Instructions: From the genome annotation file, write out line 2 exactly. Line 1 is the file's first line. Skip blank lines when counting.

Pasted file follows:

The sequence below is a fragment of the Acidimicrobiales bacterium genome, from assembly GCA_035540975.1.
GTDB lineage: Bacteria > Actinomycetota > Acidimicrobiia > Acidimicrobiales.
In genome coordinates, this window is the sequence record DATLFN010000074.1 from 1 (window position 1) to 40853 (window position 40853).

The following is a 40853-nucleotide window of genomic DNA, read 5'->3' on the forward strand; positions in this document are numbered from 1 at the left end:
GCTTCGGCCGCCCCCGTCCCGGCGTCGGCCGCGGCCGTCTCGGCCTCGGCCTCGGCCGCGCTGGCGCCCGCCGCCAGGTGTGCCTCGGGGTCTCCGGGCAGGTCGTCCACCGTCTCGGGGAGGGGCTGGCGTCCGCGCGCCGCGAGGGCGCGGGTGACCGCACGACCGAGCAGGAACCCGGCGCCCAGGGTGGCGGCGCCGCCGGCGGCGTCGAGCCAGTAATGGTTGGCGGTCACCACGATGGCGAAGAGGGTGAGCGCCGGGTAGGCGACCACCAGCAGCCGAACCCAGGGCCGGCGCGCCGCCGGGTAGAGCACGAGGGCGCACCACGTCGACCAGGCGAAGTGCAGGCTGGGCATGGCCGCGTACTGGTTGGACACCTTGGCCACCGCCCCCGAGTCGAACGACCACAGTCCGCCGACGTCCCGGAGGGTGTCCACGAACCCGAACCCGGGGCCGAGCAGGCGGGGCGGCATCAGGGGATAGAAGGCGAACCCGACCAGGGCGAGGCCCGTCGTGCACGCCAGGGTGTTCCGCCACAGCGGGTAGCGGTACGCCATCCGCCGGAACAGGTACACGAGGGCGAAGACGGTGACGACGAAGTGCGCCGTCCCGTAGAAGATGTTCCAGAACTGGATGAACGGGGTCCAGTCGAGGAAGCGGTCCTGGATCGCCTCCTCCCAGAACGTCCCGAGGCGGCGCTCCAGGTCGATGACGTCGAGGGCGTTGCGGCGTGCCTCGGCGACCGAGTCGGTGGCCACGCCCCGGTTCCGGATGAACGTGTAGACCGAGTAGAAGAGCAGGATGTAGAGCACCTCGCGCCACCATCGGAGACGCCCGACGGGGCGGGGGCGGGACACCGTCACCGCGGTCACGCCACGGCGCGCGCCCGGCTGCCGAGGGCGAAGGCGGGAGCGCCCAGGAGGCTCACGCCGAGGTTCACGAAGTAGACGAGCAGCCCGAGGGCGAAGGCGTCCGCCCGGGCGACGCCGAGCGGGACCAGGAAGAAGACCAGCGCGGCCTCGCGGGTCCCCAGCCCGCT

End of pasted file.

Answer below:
GTDB lineage: Bacteria > Actinomycetota > Acidimicrobiia > Acidimicrobiales.